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Movie Reviews

Dog ★★★★



Directed: Channing Tatum

Cast: Channing Tatum, Reid Carolin, Jane Adams, Kevin Nash, Q’orianka Kilcher and Bill Burr

Released: February 18, 2022 (UK Cinemas)

Dog is a special beast. It is a feel-good film that wears its heart on its sleeve unapologetically without pandering to its audience while confronting trauma within the American middle class, revelling in its Americana aesthetics only to subvert them. Dog is a mainstream trojan horse film, an increasing trend in American cinema, playing to the generic conventions of popular genres, whether that’s the revenge thriller or the dog comedy with some heart, to get audiences in seats, only to have them confront their biases as Americans. In this sense, co-directors Carolin and Tatum, two-thirds of the Magic Mike creative team, have taken a page out of Steven Soderbergh’s playbook, especially in its visuals, while creating a film that feels distinctly theirs in its sincerity, off-beat but always a funny sense of humour and its incisive look at what veterans perceive they are fighting for versus the reality of what their actions bring, both on themselves and the people and country they defend. Even with everything the film has on its mind, Dog is still very much about a man and his dog, the beauty of that bond, and our need to find something or someone to believe in to help us accept who we are and our place in the world. Best experienced with a slice of Apple pie and an open mind, Dog is an ever-rewarding experience whose emotional clarity and impact are earned, dog lover or not. 

Following a serious head injury during a tour, Army Ranger Briggs (Tatum) is on suspension, itching to get the approval to get back to work from upper brass; an opportunity which is given to him in the form of taking a combat-trained dog, Lulu, to her owner’s, killed in action, funeral in Arizona. The two meet colourful characters along the way and begin to learn to trust and accept one another as they both struggle with re-initiation into a civilian world and the scars of their trauma. The film goes where you think it will when reading this synopsis, but it is hard to imagine anyone caring when the journey is so damn enjoyable, and the destination is as fulfilling as the path to get there was.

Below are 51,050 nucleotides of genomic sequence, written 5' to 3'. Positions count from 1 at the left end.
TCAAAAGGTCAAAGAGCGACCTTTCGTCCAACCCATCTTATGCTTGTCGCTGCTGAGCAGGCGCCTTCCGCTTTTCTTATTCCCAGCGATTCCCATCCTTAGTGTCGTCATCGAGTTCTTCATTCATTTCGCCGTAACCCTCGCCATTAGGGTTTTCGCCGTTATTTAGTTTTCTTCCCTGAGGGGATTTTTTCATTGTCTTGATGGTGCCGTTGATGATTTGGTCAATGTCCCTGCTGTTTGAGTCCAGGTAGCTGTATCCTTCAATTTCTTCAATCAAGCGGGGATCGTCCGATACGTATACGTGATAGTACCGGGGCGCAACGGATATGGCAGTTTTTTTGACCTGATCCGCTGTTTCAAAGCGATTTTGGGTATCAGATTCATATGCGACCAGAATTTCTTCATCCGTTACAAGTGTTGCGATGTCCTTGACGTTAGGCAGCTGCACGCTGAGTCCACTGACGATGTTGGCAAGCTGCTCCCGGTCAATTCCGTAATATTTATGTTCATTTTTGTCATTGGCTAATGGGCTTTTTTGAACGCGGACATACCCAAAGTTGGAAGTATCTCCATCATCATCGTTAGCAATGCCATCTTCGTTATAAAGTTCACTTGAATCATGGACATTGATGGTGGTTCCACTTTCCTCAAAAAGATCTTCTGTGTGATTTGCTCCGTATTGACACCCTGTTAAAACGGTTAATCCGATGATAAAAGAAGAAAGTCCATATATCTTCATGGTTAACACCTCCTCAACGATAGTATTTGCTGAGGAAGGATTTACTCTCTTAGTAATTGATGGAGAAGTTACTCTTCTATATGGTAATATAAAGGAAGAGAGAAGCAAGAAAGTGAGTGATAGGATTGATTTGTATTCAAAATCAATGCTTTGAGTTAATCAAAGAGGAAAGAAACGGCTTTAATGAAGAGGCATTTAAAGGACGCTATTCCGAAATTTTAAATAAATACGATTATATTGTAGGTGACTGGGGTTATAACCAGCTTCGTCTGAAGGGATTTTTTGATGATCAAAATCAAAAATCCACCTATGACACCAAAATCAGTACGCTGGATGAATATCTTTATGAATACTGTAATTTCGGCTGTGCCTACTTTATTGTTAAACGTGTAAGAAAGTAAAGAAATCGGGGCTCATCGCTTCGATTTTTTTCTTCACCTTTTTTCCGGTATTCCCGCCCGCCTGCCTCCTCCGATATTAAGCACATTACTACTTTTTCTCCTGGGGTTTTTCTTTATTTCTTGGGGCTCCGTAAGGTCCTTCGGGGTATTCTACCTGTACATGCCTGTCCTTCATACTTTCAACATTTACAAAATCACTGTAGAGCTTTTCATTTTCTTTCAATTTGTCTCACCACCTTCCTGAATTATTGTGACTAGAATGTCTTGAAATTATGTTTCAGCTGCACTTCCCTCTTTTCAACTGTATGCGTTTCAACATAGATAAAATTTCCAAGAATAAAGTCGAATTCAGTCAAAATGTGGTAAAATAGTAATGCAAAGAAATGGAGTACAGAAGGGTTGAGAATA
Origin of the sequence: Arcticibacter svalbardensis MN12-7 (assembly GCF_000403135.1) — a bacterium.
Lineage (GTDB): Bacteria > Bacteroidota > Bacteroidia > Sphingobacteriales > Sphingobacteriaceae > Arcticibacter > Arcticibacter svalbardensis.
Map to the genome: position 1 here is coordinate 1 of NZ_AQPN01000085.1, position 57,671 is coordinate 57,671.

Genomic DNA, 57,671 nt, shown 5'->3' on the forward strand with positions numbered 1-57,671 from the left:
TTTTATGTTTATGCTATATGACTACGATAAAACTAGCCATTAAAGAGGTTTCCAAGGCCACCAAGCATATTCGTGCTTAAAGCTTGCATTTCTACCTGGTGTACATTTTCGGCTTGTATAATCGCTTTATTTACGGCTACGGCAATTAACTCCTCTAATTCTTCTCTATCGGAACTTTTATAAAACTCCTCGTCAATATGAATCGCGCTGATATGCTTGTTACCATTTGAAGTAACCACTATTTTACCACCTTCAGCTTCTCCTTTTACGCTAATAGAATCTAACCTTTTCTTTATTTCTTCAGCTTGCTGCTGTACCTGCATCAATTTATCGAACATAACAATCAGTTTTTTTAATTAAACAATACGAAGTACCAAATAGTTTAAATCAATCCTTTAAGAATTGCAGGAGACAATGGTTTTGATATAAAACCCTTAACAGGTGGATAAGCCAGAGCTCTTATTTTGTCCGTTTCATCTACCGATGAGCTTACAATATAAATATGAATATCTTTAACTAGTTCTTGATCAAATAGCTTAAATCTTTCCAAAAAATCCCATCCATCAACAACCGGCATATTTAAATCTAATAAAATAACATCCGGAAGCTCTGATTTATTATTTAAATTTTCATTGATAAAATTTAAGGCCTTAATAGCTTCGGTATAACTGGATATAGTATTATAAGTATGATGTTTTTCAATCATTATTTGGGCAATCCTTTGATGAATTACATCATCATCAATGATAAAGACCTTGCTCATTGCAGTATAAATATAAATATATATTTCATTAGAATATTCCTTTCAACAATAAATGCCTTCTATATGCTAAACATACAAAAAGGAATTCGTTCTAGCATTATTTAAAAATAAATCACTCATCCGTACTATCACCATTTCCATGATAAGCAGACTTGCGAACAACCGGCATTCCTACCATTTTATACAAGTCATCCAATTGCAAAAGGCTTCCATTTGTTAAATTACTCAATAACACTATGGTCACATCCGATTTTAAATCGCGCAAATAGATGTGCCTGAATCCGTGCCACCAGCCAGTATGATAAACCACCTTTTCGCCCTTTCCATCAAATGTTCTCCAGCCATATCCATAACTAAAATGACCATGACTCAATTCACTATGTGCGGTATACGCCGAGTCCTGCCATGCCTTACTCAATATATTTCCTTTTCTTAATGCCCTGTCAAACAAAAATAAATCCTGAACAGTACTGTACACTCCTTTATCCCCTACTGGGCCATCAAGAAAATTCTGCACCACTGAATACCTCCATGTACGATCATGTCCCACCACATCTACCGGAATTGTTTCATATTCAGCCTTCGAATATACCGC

It is a joy to have Channing Tatum back. He’s eye candy with a heart of gold and an actor that carries an air of warmth with such ease. Dog is his best performance because it combines his star appeal, endless charm, and charisma with emotionally and physically demanding scenes that see the actor truly commit to his vision of a broken but not lost, American man looking for any solace from himself. The early stops on the trip are perfectly orchestrated situations based on a comedy of errors and misunderstandings, where Briggs’ and the audiences’ expectations and assertions are flipped, and for the better, Tatum getting to flex his comedy and ability to have on-screen chemistry with just about anyone, and, anything, all in the service of showing Briggs growth, and hopefully getting the audience to grow alongside him. 

The interactions between Briggs and Lulu are beautifully honest and never exaggerated for the sake of comedy, Tatum’s inner dog lover shining through, making the infectious quality of our relationships with dogs universal, no matter how frustrating the situation the dog or Briggs creates. When getting towards the end of their journey, Tatum’s earnestness means that whether said or unsaid, his relationship with Lulu is saving him. This is particularly true in one scene in which Briggs has a seizure, Carolin and Tatum never leaving the image of this attack, only for when he comes to in real-time, Lulu is waiting for him. The representation of seizures in mainstream cinema is undeniably rare, and to see it as a result of trauma to be handled with such care and dexterity, coupled with Tatum’s ability as a performer to accurately portray what millions suffer with, as well as the necessity for someone to reach out to in Lulu, is emotionally resonant while also eye-opening. 

Ultimately, this is what makes Dog such a treat; it’s a tremendous amount of empathy. From its layered approach to veterans and trauma to be linked to the confrontation of personal and social biases within the United States to its irresistible road trip aesthetic, to its terrific sense of humour, Tatum and Carolin have made a film that earns your tears. Its message about acceptance is one that Tatum and Carolin have explored prior in both Magic Mike films and extends on here, representing men who are emotionally healthy, or at the very least have the capacity to be so, through their complete separation from the idea that masculine men cannot speak about how they feel, and that actually, better bonds are formed when we speak what’s in our mind and our hearts. To link this to survivors of war and trauma while also commenting on the veteran experience while also being a great dog movie. Dog is a film whose sweetness is much needed and appreciated, and I wish studios were willing to make more films like it. 

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